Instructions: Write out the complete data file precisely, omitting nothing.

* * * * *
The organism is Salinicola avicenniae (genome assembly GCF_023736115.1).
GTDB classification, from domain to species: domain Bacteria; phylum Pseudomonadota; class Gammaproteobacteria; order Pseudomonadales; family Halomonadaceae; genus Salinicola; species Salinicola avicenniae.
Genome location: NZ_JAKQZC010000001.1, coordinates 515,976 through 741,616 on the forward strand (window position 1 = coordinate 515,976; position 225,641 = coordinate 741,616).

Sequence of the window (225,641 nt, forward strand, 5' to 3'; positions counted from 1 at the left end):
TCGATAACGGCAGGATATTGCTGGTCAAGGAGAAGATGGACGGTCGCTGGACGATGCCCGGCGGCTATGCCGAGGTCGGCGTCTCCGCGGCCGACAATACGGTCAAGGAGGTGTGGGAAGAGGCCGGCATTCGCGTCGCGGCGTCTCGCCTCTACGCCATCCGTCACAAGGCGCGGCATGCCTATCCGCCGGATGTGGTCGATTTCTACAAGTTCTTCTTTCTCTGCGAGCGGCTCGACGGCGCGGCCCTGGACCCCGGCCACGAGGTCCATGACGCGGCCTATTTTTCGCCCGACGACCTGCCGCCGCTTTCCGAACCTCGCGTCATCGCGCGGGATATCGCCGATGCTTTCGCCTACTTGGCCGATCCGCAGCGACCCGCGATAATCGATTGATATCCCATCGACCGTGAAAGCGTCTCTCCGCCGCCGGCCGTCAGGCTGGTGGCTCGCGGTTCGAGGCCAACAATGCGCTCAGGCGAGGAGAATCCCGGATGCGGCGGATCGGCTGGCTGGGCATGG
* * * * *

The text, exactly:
The organism is Salinicola avicenniae (genome assembly GCF_023736115.1).
GTDB classification, from domain to species: domain Bacteria; phylum Pseudomonadota; class Gammaproteobacteria; order Pseudomonadales; family Halomonadaceae; genus Salinicola; species Salinicola avicenniae.
Genome location: NZ_JAKQZC010000001.1, coordinates 515,976 through 741,616 on the forward strand (window position 1 = coordinate 515,976; position 225,641 = coordinate 741,616).

Sequence of the window (225,641 nt, forward strand, 5' to 3'; positions counted from 1 at the left end):
TCGATAACGGCAGGATATTGCTGGTCAAGGAGAAGATGGACGGTCGCTGGACGATGCCCGGCGGCTATGCCGAGGTCGGCGTCTCCGCGGCCGACAATACGGTCAAGGAGGTGTGGGAAGAGGCCGGCATTCGCGTCGCGGCGTCTCGCCTCTACGCCATCCGTCACAAGGCGCGGCATGCCTATCCGCCGGATGTGGTCGATTTCTACAAGTTCTTCTTTCTCTGCGAGCGGCTCGACGGCGCGGCCCTGGACCCCGGCCACGAGGTCCATGACGCGGCCTATTTTTCGCCCGACGACCTGCCGCCGCTTTCCGAACCTCGCGTCATCGCGCGGGATATCGCCGATGCTTTCGCCTACTTGGCCGATCCGCAGCGACCCGCGATAATCGATTGATATCCCATCGACCGTGAAAGCGTCTCTCCGCCGCCGGCCGTCAGGCTGGTGGCTCGCGGTTCGAGGCCAACAATGCGCTCAGGCGAGGAGAATCCCGGATGCGGCGGATCGGCTGGCTGGGCATGG